Managers and supervisors are key to creating a healthy work environment and providing the support for employees to live a healthy lifestyle.
It is important that employees take care of themselves and their families so they can experience a high quality of life at work and at home.
The University of California offers several programs and services available through the Staff and Faculty Health and Well-being Program and other partners, to improve your health and well-being. Managers and supervisors can take advantage of these benefits and encourage employees to do so to experience improved health and well-being, energy, mental functioning, productivity, and less injuries and illnesses.
Leading Towards a Healthy Culture
Leaders can learn to support health and well-being by sharing the wellness vision, serving as effective wellness role models, and aligning cultural touch points. Successful organizations combine support for individual change with supportive environments.
Health and well-being programs must add culture change strategies whereby healthy behavior becomes “the way we do things around here.” A wellness culture makes it more likely that employees will succeed in achieving and maintaining their personal health improvement goals and not adopt unhealthy behaviors. Leaders at all levels have a responsibility for shaping the workplace culture. That responsibility includes fostering a workplace culture that supports employee health and well-being.
Specific acts and traditions carry special meaning in a culture. Such traditions and symbols should be aligned with wellness. Some senior leaders, for example, have shown their support by moving their designated parking spot away from the front entrance. A daily tradition such as a stretch break can be a powerful statement in support of wellness. Other traditions could take place annually, such as participation in an annual wellness celebration. These symbolic acts explicitly show that health is genuinely valued in the work culture.
Making the Healthy Choice the Easy Choice
In a culture of wellness, healthy choices should be the most affordable, convenient and most attractive alternatives. Do employees have the time, space, equipment and other resources needed to pursue positive practices? Proper resources can eliminate barriers and show that health is a priority in the workplace.
Culture of Health
Cultures are highly complex systems of social influences. Culture influences behavior through shared values, norms, formal and informal policies and procedures, peer support, and social climate.
Five Dimensions of Culture
Leaders can influence culture and facilitate a shift towards a healthier culture through the following five dimensions of culture support:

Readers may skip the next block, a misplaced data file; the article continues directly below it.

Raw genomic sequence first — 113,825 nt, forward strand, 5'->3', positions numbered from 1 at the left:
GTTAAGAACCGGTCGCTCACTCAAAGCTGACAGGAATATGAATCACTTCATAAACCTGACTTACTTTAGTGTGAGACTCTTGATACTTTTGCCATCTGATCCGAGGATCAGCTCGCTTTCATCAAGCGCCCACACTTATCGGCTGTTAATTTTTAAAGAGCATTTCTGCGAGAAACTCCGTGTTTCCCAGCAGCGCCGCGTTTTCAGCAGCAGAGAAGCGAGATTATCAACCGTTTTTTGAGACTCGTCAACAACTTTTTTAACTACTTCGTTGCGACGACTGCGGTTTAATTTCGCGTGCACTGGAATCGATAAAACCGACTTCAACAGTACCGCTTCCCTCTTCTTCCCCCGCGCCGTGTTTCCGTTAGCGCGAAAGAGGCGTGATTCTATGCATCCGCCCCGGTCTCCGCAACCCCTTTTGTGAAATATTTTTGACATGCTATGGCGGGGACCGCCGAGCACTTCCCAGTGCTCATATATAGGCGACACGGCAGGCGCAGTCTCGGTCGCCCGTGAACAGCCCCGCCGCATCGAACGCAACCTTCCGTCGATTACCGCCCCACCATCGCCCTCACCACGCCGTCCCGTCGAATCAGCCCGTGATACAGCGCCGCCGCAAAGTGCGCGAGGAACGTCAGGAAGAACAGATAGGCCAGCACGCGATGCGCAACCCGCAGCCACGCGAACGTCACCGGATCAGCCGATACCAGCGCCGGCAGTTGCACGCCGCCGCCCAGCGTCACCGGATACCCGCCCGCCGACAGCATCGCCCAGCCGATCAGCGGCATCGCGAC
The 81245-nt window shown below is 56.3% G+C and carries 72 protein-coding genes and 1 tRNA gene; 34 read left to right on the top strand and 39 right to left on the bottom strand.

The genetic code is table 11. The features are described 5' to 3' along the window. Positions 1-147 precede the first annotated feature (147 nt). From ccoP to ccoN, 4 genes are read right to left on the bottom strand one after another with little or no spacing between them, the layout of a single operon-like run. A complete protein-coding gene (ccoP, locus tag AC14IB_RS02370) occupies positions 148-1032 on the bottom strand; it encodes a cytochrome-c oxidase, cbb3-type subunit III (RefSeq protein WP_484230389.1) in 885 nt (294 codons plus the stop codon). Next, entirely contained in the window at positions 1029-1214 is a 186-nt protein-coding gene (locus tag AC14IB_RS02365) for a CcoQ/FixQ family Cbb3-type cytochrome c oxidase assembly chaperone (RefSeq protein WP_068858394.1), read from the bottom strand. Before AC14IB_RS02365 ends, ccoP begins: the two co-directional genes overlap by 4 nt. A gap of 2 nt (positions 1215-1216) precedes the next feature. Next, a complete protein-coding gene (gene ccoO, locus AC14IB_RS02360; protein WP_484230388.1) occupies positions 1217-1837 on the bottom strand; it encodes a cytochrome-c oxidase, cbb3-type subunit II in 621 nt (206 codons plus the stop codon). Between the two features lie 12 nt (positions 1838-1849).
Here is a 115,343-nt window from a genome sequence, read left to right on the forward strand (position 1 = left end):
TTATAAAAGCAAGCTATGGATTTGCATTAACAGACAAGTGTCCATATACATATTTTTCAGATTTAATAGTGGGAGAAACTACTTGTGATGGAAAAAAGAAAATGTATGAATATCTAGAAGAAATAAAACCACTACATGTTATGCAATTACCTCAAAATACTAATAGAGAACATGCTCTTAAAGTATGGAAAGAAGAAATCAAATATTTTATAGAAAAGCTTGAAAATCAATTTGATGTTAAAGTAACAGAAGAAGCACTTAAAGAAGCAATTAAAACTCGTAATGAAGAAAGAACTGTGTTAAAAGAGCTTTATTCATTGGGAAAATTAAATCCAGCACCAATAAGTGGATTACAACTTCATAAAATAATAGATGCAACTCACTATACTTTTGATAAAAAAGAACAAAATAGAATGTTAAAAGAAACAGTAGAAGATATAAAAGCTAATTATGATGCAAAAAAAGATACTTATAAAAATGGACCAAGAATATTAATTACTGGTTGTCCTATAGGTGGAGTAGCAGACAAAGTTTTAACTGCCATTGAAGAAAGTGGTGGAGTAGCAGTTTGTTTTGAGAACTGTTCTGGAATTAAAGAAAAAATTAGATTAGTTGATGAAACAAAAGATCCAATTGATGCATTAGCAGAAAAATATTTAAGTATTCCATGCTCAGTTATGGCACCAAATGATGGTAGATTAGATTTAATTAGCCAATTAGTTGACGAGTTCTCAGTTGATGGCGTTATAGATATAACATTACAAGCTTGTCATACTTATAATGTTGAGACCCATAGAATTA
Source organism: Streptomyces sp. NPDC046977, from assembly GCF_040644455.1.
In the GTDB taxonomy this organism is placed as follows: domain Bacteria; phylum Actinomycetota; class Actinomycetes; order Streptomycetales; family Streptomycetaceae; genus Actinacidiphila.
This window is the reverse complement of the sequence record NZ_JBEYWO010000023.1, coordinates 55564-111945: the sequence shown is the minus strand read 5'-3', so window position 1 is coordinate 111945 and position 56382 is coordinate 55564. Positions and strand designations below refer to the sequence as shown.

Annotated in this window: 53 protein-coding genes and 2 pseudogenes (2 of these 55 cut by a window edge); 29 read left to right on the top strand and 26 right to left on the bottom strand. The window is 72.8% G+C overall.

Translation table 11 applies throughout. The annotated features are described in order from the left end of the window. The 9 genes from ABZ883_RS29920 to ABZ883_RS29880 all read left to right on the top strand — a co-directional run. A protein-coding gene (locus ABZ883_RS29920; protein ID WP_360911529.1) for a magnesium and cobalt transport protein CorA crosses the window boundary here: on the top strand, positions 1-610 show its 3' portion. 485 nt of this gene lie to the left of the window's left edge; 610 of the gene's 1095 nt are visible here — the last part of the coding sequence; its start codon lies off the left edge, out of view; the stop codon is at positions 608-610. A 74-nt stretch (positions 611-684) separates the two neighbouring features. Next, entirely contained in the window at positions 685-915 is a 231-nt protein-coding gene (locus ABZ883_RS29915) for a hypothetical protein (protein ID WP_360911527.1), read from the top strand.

- Shared Wellness Values: Establishing health and well-being as a top priority within the university’s organizational priorities.
- Wellness Norms: Cultural standards for expected and accepted behavior (aka, the way we do things around here). What health and wellbeing behaviors should become strong norms?
- Cultural Touch Points: Informal and formal policies and practices that influence behaviors on a day to day basis. These policies and practices include (but are not limited to) training, rewards, modeling, traditions, and communication.
- Peer Support: Improving the quantity and quality of mutual assistance for achieving healthy behavior goals among coworkers, family, friends and other community members.
- Social Climate: Using wellness programming as a mechanism for increasing the sense of community, shared vision and positive outlook within a setting. Improving social cohesiveness, morale, engagement, and teamwork.
Source: Human Resources Institute, LLC (2011)
Tips for Managers to Support Wellness at Work:
- Management support is critical to the success of any health and well-being initiative. Studies show that management style and perception of management support are strong influences on participation in worksite wellness/health promotion programs. Developing a broad base of leadership support is an important wellness strategy.
- Make health and well-being a part of the core business strategy. Build in leadership accountability for supporting health and well-being initiatives and driving participation.
- Hold managers and supervisors at all levels responsible and rewarded for health and well-being policy compliance and support of initiatives as part of their performance evaluations.
- Embed health and well-being promotion in each aspect of organization structure - adding agenda items to new hire orientations, manager training, staff meetings, and vendor/ health plan relationships to create opportunities to communicate and reinforce wellness as a strategic priority.
- Facilitate wellness program participation — along with teamwork, job autonomy, vacation time, appropriate use of sick leave, and access to work/life/health benefits — to help create an atmosphere where employees can thrive.
- Visibly demonstrate and cultivate a workplace that values good health (i.e. exercise on lunch breaks, participate in wellness events, promote good nutrition, and keep team workloads and stress levels manageable).
- Introduce and endorse wellness initiatives and programs through videos, broadcast emails or postings on social media.
- Recognize wellness achievements and efforts of teams and staff members.
- Commit organizational resources to foster awareness about personal health and to build a supportive workplace environment that encourages and motivates employees to take daily healthy actions.
Source: Human Resources Institute, LLC (2011)